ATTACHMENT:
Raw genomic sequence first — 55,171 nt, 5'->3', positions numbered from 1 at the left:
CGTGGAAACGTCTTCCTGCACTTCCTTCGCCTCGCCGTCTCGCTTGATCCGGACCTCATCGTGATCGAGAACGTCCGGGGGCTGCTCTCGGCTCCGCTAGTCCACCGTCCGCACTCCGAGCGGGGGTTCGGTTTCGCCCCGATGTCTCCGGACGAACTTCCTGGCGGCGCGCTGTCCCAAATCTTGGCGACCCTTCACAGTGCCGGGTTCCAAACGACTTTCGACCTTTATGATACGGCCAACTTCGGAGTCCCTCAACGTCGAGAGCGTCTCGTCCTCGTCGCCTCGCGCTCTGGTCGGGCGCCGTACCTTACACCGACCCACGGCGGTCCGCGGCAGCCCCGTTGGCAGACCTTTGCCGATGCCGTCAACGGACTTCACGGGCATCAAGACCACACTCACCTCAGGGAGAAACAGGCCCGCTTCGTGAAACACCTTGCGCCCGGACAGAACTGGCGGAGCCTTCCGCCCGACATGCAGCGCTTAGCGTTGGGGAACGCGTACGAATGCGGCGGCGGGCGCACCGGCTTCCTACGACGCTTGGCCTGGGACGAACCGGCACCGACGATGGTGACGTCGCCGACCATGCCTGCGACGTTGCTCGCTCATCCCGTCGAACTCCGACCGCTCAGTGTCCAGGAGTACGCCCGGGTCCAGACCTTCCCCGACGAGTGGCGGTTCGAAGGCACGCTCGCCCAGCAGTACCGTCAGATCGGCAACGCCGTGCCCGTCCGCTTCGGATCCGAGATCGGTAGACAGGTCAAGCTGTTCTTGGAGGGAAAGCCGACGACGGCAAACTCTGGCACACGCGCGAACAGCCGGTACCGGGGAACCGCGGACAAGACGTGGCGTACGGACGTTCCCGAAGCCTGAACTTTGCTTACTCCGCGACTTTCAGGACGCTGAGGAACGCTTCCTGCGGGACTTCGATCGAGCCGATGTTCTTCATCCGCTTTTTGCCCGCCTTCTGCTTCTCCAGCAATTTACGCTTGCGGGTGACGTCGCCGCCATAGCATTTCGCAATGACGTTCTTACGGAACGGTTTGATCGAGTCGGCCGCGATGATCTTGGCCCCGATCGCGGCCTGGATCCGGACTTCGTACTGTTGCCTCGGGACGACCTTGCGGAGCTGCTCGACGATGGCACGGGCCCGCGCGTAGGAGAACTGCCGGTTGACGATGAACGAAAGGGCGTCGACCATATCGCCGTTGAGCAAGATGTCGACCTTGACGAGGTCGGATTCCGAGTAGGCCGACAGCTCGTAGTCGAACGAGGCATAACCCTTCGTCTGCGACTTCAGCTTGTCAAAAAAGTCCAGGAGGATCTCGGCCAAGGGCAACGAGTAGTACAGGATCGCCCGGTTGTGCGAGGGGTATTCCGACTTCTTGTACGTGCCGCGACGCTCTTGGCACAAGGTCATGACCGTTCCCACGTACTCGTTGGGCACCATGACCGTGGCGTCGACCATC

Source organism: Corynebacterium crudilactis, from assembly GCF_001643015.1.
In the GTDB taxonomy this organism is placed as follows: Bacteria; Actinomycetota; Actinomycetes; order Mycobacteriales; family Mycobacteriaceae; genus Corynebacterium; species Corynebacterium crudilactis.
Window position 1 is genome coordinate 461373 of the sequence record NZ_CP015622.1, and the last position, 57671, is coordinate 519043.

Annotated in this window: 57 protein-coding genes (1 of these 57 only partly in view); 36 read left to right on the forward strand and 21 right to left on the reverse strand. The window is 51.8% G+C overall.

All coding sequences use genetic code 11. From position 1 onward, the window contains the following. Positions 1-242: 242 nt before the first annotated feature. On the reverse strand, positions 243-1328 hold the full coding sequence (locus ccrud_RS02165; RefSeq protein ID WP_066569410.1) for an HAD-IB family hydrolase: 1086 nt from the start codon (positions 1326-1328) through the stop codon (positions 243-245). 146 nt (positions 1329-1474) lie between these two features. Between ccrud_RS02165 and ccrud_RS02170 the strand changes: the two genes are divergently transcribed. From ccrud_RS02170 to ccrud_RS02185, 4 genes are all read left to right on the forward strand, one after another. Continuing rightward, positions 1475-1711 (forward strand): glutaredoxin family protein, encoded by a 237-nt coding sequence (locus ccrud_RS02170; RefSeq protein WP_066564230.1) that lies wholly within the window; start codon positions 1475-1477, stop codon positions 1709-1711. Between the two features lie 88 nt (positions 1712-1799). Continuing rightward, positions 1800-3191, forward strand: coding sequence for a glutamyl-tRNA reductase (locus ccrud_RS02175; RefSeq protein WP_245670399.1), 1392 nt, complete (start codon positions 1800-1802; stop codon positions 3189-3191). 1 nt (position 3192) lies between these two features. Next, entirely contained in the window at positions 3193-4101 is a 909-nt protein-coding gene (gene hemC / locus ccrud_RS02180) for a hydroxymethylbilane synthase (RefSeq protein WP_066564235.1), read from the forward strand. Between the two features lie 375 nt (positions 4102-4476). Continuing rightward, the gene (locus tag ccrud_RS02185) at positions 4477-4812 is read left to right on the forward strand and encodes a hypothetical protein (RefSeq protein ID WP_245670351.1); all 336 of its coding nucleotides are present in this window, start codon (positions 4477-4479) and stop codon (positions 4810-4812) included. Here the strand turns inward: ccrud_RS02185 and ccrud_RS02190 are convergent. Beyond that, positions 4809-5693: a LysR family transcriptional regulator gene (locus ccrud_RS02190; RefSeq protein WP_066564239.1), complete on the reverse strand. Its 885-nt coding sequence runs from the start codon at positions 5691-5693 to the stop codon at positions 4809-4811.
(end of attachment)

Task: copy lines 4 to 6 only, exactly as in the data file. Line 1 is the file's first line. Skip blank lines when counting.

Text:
In the GTDB taxonomy this organism is placed as follows: Bacteria; Actinomycetota; Actinomycetes; order Mycobacteriales; family Mycobacteriaceae; genus Corynebacterium; species Corynebacterium crudilactis.
Window position 1 is genome coordinate 461373 of the sequence record NZ_CP015622.1, and the last position, 57671, is coordinate 519043.

Annotated in this window: 57 protein-coding genes (1 of these 57 only partly in view); 36 read left to right on the forward strand and 21 right to left on the reverse strand. The window is 51.8% G+C overall.